My colleague Julia is preparing a talk about factoring for an elementary audience, and she created the following problem to use as a warm-up:
Take a two‑digit number ab, and find the least common multiple of a, b, and ab. For example, if you take the number 35, then LCM(3, 5, 35) = 105. For which two‑digit number ab is LCM(a, b, ab) the greatest? (The notation ab is used to indicate the two‑digit number with tens digit a and units digit b, which is equal to 10a + b. This notation is used to distinguish the two‑digit number ab from the product ab.)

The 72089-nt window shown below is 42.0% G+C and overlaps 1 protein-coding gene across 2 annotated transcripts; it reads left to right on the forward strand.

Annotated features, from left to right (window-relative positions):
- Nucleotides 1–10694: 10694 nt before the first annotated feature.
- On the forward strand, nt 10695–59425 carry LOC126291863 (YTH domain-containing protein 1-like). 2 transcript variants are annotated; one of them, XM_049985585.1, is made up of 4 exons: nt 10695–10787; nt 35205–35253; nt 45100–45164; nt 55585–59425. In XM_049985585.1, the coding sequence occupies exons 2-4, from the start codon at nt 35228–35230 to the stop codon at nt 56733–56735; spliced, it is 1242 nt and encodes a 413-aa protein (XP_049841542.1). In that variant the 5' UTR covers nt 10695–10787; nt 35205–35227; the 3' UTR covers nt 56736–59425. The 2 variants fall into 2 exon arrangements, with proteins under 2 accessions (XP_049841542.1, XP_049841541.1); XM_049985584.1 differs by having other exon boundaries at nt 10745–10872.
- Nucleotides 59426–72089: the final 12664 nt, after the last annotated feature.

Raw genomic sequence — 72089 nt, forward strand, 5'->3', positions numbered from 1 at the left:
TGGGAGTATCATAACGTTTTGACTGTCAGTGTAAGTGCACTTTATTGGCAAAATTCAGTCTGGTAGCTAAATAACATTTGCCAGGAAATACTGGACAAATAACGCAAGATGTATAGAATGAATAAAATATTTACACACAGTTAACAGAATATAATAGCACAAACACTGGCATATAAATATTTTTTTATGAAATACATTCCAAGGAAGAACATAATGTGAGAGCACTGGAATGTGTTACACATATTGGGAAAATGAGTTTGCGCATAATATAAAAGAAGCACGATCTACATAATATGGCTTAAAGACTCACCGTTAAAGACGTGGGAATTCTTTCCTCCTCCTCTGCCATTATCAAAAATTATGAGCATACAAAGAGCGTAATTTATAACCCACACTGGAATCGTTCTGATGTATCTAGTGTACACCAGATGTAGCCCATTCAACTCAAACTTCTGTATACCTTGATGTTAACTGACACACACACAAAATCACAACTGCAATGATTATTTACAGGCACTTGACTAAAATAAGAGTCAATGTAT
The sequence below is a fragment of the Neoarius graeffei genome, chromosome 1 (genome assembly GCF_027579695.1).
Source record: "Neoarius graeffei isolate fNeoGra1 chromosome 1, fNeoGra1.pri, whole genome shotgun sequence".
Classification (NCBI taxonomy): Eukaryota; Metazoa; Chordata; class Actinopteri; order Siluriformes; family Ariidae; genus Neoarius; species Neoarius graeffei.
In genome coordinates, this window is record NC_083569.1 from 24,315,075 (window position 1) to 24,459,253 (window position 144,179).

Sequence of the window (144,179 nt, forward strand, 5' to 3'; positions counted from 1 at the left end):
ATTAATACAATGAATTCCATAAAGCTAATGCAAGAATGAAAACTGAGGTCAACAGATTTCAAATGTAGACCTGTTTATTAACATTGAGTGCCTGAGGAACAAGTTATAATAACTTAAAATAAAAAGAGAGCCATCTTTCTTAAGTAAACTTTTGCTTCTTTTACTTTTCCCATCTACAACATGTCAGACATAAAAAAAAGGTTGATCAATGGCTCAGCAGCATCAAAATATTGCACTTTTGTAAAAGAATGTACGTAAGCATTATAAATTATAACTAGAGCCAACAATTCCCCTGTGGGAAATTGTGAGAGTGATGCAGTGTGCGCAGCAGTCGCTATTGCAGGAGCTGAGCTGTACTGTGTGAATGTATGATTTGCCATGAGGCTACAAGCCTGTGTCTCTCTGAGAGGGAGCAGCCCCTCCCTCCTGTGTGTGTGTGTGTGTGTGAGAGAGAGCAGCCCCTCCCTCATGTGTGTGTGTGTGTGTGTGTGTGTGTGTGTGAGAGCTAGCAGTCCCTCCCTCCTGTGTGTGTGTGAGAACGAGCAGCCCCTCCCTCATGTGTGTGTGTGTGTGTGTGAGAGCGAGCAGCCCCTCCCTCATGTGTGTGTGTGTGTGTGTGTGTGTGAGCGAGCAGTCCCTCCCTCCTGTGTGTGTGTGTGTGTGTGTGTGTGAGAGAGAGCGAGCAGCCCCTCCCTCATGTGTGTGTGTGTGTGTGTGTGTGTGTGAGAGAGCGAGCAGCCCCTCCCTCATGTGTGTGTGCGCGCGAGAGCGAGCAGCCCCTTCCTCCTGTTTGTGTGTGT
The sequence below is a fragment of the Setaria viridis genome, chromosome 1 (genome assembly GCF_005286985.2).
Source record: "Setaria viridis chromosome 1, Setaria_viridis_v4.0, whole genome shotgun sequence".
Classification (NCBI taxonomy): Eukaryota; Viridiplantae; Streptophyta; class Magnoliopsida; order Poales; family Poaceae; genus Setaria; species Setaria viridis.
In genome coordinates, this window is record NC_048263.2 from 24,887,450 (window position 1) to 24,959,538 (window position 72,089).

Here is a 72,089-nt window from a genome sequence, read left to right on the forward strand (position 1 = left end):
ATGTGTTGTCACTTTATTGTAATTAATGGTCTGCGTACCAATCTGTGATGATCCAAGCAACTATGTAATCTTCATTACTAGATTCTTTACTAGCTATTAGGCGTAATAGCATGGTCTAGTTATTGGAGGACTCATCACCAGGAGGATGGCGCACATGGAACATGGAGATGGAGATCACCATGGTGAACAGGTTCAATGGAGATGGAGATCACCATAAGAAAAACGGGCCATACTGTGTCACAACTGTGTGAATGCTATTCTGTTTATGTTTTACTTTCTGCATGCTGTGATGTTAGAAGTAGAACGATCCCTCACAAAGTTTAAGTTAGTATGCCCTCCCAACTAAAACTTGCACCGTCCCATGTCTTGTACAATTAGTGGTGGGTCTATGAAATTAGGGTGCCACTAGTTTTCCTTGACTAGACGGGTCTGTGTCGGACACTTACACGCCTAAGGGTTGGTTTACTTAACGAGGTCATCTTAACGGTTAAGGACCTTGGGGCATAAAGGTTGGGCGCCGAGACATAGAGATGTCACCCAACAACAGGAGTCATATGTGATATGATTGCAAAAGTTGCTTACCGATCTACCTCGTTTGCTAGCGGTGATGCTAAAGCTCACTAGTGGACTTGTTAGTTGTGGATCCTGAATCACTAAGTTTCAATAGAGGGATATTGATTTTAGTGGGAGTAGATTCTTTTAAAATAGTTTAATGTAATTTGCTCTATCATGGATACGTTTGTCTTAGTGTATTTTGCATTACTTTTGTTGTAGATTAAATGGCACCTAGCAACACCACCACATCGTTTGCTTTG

Here are some math jokes about factors:
What do you call an amount that exactly divides a recipe for a sweet confection?
A fudge factor.
What do algebra equations and British television have in common?
An X Factor.
Sadly, both of those are my original jokes. Sorry. To cleanse your palate, check out one of Randall Munroe’s original jokes about factoring: